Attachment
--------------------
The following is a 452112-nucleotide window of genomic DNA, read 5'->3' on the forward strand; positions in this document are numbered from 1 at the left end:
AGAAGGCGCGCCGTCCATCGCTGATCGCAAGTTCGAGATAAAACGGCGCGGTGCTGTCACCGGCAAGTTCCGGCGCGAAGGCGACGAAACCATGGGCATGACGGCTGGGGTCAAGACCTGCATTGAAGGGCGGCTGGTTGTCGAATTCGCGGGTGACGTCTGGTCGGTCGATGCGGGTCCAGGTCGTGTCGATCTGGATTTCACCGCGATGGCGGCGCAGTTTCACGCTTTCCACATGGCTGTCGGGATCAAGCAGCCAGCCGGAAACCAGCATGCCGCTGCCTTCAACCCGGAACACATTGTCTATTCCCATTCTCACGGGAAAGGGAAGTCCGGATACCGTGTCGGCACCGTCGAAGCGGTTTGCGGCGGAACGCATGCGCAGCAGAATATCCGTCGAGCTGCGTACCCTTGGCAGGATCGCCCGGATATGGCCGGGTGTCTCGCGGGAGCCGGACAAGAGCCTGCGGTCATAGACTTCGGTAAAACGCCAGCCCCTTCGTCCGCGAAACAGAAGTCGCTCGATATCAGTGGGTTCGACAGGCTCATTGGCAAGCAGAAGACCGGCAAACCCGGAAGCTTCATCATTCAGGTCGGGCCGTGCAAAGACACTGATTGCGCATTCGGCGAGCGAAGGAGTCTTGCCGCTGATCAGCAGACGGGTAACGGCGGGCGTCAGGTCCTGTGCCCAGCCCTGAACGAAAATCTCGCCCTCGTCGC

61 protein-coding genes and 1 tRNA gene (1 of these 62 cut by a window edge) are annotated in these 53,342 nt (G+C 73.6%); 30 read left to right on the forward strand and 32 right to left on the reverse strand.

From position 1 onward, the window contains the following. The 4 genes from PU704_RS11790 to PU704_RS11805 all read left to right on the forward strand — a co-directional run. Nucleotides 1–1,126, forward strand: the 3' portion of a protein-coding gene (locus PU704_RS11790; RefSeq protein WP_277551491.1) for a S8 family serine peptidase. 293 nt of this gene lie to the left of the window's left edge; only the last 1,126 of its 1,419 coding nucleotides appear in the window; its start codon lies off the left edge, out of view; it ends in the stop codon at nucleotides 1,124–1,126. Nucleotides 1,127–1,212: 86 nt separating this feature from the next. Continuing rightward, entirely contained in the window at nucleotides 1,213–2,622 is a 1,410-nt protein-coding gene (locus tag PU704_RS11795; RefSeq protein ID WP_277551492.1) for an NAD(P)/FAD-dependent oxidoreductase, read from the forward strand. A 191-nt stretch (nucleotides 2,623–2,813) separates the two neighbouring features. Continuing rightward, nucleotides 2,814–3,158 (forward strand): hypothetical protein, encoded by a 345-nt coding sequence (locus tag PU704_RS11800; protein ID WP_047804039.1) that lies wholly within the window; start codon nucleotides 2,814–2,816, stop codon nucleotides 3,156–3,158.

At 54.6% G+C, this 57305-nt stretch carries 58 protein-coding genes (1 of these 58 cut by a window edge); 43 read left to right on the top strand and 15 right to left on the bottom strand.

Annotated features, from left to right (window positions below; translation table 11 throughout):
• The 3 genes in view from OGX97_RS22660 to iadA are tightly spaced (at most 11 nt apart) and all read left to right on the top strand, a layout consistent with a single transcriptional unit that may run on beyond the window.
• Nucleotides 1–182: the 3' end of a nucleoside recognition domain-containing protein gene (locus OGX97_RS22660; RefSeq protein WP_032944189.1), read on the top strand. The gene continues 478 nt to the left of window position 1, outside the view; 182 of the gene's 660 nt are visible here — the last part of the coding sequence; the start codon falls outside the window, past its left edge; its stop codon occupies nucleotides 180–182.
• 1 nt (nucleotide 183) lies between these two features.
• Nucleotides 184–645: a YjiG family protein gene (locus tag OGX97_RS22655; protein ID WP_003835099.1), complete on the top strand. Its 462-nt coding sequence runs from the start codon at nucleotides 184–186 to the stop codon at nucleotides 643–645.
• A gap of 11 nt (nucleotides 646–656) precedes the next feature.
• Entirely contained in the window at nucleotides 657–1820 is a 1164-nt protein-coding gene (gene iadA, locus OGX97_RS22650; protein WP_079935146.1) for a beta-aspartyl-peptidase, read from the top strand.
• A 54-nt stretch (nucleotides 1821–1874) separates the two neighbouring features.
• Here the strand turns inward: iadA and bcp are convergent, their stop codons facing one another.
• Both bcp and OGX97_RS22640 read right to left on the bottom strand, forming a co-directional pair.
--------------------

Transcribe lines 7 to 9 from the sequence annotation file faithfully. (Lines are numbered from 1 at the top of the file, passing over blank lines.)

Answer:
• The 3 genes in view from OGX97_RS22660 to iadA are tightly spaced (at most 11 nt apart) and all read left to right on the top strand, a layout consistent with a single transcriptional unit that may run on beyond the window.
• Nucleotides 1–182: the 3' end of a nucleoside recognition domain-containing protein gene (locus OGX97_RS22660; RefSeq protein WP_032944189.1), read on the top strand. The gene continues 478 nt to the left of window position 1, outside the view; 182 of the gene's 660 nt are visible here — the last part of the coding sequence; the start codon falls outside the window, past its left edge; its stop codon occupies nucleotides 180–182.
• 1 nt (nucleotide 183) lies between these two features.